The Clinical Picture

Osborn waves: An inverse correlation with core body temperature

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Figure 1. Sinus bradycardia, heart rate 55 beats per minute. The patient’s core body temperature was 36°C (96.8°F). There are no evident J waves.

A 22-year-old man was brought to the emergency room after a motor vehicle accident. He was in a deep coma, with a Glasgow coma score of 4 out of 15 (3 being the worst score) and a core body temperature of 36°C (96.8°F). The next day, clinical evidence of brain death was noted, and his core body temperature dropped as low as 29.6°C (85.3°F). At that time, his electrocardiogram revealed sinus bradycardia, with a rate of 48 beats per minute, PR interval 0.24 second, QRS interval 0.16 second, corrected QT duration 0.5 second, and classic high-amplitude Osborn waves (J waves) that were evident in all leads. Figures 1, 2, and 3 show the effect of various degrees of hypothermia on the electrocardiogram.

Figure 2. Sinus bradycardia, heart rate 50 beats per minute; low-amplitude J waves are visible in leads V4, V5, and V6 (arrows). The patient’s core body temperature was 31°C (87.8°F).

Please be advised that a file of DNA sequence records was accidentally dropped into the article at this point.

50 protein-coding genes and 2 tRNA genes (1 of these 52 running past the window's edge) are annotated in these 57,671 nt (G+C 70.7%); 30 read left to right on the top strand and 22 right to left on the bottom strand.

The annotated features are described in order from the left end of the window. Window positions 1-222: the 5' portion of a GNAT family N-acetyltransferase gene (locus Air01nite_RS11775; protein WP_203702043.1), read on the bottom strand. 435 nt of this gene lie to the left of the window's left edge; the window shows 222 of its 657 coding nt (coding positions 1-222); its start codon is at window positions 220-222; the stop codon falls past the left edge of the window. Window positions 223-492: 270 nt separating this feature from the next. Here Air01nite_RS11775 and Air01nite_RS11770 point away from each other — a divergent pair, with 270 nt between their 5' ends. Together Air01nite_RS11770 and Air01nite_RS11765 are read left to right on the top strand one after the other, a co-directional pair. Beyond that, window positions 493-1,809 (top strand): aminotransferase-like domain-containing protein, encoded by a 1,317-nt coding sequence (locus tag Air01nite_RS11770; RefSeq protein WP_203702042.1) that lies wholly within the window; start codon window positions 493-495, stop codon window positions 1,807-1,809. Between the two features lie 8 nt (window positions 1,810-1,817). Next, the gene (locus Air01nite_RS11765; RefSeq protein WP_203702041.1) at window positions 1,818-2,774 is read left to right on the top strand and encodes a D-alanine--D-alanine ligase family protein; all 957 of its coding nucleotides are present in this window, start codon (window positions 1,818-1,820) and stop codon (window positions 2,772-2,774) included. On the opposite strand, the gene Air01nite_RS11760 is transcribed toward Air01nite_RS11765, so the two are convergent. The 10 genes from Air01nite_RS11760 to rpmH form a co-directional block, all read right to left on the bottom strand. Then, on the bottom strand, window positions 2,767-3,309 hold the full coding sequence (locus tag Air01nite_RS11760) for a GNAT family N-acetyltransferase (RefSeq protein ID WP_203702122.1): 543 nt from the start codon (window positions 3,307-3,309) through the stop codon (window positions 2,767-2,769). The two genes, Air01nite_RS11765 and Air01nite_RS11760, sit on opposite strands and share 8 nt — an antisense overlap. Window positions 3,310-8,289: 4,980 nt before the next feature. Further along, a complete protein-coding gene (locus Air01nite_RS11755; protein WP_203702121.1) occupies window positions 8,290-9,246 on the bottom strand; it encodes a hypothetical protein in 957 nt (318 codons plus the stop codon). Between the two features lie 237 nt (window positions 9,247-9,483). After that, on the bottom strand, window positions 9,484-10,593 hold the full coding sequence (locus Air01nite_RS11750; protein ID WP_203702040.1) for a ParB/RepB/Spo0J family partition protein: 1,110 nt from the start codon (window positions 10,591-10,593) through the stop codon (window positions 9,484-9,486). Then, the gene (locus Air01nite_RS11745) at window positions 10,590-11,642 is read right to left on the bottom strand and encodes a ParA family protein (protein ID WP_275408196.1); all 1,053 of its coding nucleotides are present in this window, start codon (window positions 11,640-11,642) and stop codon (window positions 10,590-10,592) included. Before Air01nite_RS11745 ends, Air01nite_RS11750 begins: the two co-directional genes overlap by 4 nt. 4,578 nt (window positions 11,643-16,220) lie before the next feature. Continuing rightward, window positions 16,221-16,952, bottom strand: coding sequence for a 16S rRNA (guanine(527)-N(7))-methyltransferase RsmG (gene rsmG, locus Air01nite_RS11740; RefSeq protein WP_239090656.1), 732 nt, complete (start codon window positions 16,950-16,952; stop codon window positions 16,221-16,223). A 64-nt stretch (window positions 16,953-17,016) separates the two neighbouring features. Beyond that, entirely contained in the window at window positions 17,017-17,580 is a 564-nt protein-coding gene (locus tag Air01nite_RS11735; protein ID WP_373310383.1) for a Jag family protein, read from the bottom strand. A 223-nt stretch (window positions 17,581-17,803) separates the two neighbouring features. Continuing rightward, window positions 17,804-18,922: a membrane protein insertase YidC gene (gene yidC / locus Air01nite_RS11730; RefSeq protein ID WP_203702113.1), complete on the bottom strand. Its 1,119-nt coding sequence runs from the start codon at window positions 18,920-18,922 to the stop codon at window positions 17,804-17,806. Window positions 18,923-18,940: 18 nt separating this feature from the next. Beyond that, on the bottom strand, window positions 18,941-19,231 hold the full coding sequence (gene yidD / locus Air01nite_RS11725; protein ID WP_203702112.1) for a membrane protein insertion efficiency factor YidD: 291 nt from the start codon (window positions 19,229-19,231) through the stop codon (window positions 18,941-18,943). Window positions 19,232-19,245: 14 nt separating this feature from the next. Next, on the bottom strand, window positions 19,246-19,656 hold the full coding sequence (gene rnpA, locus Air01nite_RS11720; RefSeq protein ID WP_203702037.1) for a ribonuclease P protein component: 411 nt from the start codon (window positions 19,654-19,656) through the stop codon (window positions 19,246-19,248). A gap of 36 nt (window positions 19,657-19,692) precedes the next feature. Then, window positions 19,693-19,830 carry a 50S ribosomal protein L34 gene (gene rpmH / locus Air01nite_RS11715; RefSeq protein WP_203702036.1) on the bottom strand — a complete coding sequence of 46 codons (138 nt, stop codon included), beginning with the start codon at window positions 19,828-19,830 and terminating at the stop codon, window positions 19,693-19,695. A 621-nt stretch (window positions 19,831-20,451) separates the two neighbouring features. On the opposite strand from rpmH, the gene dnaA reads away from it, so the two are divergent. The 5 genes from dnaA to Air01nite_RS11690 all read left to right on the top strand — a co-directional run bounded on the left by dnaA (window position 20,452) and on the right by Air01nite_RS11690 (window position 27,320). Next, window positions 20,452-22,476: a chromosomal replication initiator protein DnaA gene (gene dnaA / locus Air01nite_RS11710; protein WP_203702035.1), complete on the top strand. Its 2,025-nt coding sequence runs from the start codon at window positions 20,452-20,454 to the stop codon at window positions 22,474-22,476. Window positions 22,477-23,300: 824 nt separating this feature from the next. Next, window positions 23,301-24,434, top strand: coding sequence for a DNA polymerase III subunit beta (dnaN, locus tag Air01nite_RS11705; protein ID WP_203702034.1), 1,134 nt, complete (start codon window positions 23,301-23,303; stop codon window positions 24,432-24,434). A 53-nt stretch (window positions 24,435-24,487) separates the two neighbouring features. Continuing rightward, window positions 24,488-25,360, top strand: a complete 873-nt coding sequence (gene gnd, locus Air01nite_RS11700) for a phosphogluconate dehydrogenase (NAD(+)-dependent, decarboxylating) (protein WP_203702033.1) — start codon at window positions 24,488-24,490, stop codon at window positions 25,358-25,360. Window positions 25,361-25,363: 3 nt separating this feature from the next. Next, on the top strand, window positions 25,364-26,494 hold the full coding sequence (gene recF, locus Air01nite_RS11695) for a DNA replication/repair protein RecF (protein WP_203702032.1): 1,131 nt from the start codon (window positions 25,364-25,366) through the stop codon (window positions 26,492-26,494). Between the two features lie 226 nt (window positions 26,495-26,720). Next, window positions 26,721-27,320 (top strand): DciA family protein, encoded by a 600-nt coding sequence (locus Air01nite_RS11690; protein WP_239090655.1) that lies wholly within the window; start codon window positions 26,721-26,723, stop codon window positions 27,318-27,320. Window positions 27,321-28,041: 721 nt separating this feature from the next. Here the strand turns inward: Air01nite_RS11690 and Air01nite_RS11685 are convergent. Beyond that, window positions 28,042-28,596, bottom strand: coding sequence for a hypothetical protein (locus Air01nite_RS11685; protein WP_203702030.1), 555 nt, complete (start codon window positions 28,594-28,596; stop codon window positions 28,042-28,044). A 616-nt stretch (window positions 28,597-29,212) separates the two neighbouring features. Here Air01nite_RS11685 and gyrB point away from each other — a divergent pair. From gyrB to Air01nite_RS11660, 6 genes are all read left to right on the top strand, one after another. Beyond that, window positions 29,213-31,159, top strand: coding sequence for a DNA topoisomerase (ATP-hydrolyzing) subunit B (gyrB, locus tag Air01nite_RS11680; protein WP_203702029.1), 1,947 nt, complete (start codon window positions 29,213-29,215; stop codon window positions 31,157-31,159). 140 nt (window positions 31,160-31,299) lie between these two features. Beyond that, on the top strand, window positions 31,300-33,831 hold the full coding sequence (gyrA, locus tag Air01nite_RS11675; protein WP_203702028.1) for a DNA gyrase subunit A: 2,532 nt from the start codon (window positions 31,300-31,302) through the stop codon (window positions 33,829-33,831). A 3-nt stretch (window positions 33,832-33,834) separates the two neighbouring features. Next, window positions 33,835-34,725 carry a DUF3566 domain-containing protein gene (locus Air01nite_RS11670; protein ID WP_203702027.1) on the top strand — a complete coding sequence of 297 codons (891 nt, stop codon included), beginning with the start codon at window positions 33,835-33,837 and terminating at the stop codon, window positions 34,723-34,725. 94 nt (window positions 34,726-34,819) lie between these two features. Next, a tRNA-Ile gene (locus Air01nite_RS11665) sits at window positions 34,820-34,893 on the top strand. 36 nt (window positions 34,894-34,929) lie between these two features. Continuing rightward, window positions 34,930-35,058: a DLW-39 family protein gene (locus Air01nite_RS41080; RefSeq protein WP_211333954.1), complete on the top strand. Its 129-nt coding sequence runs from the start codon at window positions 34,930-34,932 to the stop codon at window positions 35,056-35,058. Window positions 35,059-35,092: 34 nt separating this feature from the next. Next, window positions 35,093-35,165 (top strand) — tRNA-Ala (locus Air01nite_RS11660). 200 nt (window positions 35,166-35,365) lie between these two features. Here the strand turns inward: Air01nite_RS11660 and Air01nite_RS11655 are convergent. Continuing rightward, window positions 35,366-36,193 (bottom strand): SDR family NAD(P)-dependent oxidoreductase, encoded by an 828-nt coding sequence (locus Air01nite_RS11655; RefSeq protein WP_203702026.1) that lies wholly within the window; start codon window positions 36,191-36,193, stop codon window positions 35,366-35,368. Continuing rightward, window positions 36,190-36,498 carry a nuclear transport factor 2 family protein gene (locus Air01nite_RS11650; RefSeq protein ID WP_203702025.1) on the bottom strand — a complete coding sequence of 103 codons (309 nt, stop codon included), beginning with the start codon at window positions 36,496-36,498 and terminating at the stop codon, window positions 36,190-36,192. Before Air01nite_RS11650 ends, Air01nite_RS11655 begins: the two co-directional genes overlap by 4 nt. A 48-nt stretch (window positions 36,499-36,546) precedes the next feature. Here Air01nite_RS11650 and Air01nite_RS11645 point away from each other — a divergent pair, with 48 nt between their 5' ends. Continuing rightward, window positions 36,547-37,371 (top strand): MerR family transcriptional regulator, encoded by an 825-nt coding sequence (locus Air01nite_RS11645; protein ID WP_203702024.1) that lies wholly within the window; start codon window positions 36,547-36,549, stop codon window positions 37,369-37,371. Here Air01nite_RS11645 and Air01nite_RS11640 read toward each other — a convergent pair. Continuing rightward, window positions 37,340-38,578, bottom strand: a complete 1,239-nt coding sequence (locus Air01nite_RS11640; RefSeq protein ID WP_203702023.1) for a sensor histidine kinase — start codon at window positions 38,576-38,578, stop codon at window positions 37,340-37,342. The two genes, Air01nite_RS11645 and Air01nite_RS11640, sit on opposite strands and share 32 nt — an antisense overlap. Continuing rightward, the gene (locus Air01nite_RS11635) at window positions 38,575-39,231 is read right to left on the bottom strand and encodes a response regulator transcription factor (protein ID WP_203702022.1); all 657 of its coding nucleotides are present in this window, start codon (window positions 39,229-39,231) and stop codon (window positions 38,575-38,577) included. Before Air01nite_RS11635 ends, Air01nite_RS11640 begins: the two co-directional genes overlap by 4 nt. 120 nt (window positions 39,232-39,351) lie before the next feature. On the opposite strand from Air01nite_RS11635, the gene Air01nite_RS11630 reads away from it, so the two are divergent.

The Osborn wave1 (J wave) is the result of a transient, outward, potassium-mediated current in the ventricular epicardium but not the endocardium, corresponding to a notch in the action potential. This gives rise to a transmural voltage gradient during early repolarization, which appears as the J wave on electrocardiography. It is more pronounced in hypothermia, disappears after normalization of the body temperature, and is usually evident in the inferolateral leads.

Figure 3. Sinus bradycardia, 48 beats per minute; the PR interval is prolonged at 0.24 second, the QRS interval is prolonged at 0.16 second, the corrected QT interval is 0.5 second, and classic high-amplitude J waves are visible in all leads (arrows). Core body temperature was 29.6°C (85.3°F).

Although Osborn waves are a marker of hypothermia, they also occur in nonhypothermic conditions. Brainstem death is a precursor of the J wave, and this is explained by impaired thermoregulatory ability resulting from hypothalamic dysfunction and subsequent hypothermia.

The three electrocardiograms presented here illustrate several points:

  • Classic findings in hypothermia include J waves, sinus bradycardia, prolongation of the PR interval, widening of the QRS complex, and prolongation of the QT interval.
  • The lower the core body temperature, the higher the amplitude of the J wave.
  • The J wave in brain death (unlike hypothermic causes of the J wave) is not associated with the characteristic signs of shivering in the surface electrocardiogram.
  • As hypothermia becomes more profound, the J wave becomes evident in all leads, not only the inferolateral leads.

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